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Can Satellite TV Save a Senate Campaign? Can Satellite TV Save a Senate Campaign?

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Can Satellite TV Save a Senate Campaign?

The satellite industry is about to make campaign consultants’ dreams come true—for a fee.

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Gov. Rick Snyder's "One Tough Nerd" ad helped propel him into office in 2010. This year, Michiganders might see dozens of different versions of a statewide ad, all targeted to them.(BILL PUGLIANO/Getty Images)

Your television is talking to you—or at least it will be soon.

DirecTV and Dish Network are teaming up to offer something called "addressable advertising," or partnership. The idea behind the partnership is to allow politicians to get extremely specific as they target their messaging.

 

Live in a retirement community? You'll probably be seeing lots of ads about Social Security. Do a lot of driving? You'll be hearing about gas prices. Worried the local factory might close? Now you you'll get to see your state's Senate hopefuls try to outdo one another with pledges to save it.

This kind of targeted advertising isn't new. Allstate has used it to show one set of insurance ads to renters while homeowners see another. But now satellite providers are trying to use it to cash in on the big-money enterprise of statewide political campaigns.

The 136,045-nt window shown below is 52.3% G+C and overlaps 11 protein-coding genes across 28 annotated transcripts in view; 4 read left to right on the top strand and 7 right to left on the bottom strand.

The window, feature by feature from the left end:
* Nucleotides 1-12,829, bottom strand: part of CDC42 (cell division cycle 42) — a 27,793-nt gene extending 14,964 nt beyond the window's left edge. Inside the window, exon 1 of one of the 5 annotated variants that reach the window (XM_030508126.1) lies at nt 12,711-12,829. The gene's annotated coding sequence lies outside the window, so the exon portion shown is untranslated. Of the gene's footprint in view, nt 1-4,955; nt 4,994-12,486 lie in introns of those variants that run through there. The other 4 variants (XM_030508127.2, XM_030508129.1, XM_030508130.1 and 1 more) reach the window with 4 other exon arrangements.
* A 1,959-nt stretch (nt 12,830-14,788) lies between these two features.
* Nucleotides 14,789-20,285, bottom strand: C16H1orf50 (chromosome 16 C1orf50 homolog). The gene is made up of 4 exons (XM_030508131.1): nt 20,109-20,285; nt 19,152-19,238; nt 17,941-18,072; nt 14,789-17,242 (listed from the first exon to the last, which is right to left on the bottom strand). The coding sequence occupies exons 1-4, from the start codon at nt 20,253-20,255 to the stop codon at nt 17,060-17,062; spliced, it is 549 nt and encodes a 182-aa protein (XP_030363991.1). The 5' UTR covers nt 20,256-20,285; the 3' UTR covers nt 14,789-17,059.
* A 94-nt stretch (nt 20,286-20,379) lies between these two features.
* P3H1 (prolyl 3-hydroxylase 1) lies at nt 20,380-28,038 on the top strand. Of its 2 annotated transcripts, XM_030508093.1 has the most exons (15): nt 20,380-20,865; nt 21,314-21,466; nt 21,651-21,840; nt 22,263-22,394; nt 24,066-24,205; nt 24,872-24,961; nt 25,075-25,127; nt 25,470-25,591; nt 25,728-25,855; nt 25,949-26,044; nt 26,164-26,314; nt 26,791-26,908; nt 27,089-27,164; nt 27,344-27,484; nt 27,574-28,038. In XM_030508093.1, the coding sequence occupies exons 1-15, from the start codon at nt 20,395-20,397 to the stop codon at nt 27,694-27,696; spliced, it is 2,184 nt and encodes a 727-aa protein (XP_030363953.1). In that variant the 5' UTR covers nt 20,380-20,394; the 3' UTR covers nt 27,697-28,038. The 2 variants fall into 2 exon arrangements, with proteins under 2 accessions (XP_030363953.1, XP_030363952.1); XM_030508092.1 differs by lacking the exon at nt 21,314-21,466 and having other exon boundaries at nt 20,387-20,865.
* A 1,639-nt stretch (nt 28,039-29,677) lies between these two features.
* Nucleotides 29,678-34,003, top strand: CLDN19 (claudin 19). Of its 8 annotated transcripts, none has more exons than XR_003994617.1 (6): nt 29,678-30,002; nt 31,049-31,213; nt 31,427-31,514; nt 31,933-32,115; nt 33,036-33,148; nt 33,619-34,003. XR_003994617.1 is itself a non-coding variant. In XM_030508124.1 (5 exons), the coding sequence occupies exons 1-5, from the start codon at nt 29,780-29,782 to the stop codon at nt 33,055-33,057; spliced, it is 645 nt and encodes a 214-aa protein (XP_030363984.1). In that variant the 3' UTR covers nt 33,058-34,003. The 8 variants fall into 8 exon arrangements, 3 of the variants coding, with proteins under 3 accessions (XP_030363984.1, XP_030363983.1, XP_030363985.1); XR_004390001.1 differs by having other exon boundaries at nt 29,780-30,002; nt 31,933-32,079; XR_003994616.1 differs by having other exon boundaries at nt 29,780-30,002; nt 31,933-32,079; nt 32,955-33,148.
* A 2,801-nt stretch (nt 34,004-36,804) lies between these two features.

Addressable advertising, said DirecTV's Keith Kazerman, "utilizes highly sophisticated and targeted technology that will allow political campaigns to specifically reach swing voters with TV ads. Campaigns can focus their message to a precise set of potential voters and eliminate the spending waste."

 

The providers will be offering the service for statewide campaigns. And while the partnership—which will start out with about five shared staffers in Washington and will begin selling ads in a couple weeks—has the satellite companies seeing green, it no doubt has campaign managers drooling as well.

Rather than discussing a broad platform on education, your state's gubernatorial hopeful can talk about his plan for your area's struggling school district. Meanwhile, the next town over, voters are hearing a plan to bolster a key local industry. So don't be surprised if the ads for governor and senator start sounding a lot like the ads for your state representative. All politics is local, right?

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